Well...did Montreal really have unfinished venues? Yes...We all know that the stadium tower and the roof were not complete by the time of the opening ceremony. How embarrassing. But the tower wasn't a sporting venue and the retractable roof was not a requirement for athletics. In fact, the roof would have been required to be opened/removed for all athletics competitions. They did have a close call with the construction strikes and cost elevations, but not a single athlete competing in Montreal missed out because their competition venue wasn't ready.

As for the other side of the country, once again, all of Vancouver's sporting venues are complete. And the Village, too, will be complete by the time the athletes arrive in 2010. This is a requirement and there are contracts and deadlines to be met. It will happen.

The problem is making up for the slow sales in a slow economy. This article sums up the problem nicely: Economics of Olympic Village

Of course this isn't as sexy as the disaster scenario some around here would like to see... But in the end, the Games will go on. The stadium roof isn't falling. The athletes won't be sleeping in card board huts. And if some snow falls, they'll remove it.

No need to worry. ;)

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The media doesn't like to post much positive/good news about the Olympics.

That's because "Olympic Organization Going Hunky Dory" just isn't a very appealing headline to them. Every Olympics has some kind of headline event. The only ones in recent memory that didn't claim some kind of media hounded organizational problem was Sydney, but the media had the bid scandal to contend with. Sydney did get a bit bruised, but nothing like Salt Lake. I remember in the build up to the Atlanta games it seemed there were a large number of media stories on "could another terrorist attack happen?"...it was as if the media wanted something bad to happen. And thanks to the Centennial Olympic Park pipe bomb, they did get their incident.

So if there was ever an Olympics without organizational woes, political intrigue, terror threats, drug scandals, competition controversies...the media might not even show up.

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Well considering that the Vancouver Housing market has been like San Francisco's or much of the Us West Coast a City government could still on these units until they did indeed get the price they wanted . North Vancouver on Waterfront in a couple of years will grow in value. In the Meanwhile as they sell off single units at the asking price they are getting huge tax revenues.

This cannot be compared to Montreal 1976 at all. Hardly a new venue was complete this far out from the Montreal Games where as pretty much all the venues are complete for Vancouver 2010 and with relatively small increases in price from original estimates. There are no huge cost increases here just ability to finance on the developers part.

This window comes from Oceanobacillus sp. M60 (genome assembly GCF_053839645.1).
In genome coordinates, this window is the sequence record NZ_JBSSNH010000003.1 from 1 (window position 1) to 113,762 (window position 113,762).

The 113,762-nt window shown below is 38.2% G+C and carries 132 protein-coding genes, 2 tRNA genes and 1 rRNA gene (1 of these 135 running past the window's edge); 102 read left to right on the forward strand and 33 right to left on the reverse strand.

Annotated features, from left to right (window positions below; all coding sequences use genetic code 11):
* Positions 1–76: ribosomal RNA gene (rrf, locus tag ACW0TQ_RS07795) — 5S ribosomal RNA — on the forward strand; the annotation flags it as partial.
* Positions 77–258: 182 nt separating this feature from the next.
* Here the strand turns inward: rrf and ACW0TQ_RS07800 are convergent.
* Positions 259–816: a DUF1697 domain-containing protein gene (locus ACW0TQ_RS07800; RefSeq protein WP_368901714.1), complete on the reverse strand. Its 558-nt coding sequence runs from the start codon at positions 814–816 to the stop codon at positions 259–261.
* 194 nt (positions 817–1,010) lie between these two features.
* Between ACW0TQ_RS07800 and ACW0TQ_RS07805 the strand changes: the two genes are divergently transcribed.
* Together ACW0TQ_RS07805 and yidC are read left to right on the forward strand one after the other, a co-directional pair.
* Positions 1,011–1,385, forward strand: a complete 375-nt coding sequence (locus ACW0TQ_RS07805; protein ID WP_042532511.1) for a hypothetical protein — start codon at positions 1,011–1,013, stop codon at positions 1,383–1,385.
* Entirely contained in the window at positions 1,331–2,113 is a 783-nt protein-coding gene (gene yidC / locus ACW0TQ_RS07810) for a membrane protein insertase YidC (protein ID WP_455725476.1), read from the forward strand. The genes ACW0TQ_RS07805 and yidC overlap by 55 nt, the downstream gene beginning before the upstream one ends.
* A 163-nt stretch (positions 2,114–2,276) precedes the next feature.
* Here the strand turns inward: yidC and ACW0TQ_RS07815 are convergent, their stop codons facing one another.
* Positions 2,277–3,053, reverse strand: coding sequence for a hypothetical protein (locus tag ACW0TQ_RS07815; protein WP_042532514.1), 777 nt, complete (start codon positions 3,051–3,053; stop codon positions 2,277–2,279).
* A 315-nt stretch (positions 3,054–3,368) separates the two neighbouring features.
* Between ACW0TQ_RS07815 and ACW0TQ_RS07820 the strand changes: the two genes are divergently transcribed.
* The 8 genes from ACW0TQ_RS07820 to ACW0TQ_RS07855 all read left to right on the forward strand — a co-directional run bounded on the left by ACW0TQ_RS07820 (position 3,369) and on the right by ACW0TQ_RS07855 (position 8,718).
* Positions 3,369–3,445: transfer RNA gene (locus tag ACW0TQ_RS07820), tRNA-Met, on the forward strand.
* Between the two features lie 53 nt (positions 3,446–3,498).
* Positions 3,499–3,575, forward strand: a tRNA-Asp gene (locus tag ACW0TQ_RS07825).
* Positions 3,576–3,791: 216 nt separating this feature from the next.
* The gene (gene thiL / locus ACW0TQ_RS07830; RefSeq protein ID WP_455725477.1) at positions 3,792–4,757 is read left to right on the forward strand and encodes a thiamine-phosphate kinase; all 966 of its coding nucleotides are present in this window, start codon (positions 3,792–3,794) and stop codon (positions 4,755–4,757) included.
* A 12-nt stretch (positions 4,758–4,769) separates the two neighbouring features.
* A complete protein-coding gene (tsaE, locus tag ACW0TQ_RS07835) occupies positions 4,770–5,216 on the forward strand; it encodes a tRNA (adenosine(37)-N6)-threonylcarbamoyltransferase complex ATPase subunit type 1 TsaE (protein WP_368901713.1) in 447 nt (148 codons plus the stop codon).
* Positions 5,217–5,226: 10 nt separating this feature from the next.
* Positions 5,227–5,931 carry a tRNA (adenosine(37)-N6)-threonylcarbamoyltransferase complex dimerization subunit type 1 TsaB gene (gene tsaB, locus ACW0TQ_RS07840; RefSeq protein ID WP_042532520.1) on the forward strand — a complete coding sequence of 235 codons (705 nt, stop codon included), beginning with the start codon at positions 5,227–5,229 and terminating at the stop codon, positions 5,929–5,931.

There is a Deadline to get the athletes village done but the nature of a housing development is you have many possible tenants and then possible buyers afterward. The city could easily Occupy to Capacity the Athletes Village Post Games with Renters while having the units go for the ultimate asking price for the Complex being 1.1 billion. The contract with the developer includes the provision that the City can take full ownership of the Development if it looks like the Developer cannot compete and that is without any legal recourse for the developer.

this is a big number to bandy about but it is certainly not like Montreal where you have a Stadium costing 500 million at the time of the Games then escalating further to over 1 billion post games. These units can be completed without drama the onyl thing preventing it would be a total turning of the back from the City and perhaps the Province. they can forget Stephen Harper for money as they drew the line in the sand with the last bailout.

Jim jones

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The only ones in recent memory that didn't claim some kind of media hounded organizational problem was Sydney, but the media had the bid scandal to contend with. Sydney did get a bit bruised, but nothing like Salt Lake.

You reckon? My memory of the years 1993 to 2000 here was of constant negative media outrage, scandal, bad press etc over everything from the rotating doors of SOCOG chief execs, ticketing issues, scandsals (that seems to be one for every games), panics about construction schedules etc etc and so on and so on ad nauseum. Really, the feel good effect ofor the Sydney games in the media here only really started kicking in when the flame arrived at Uluru.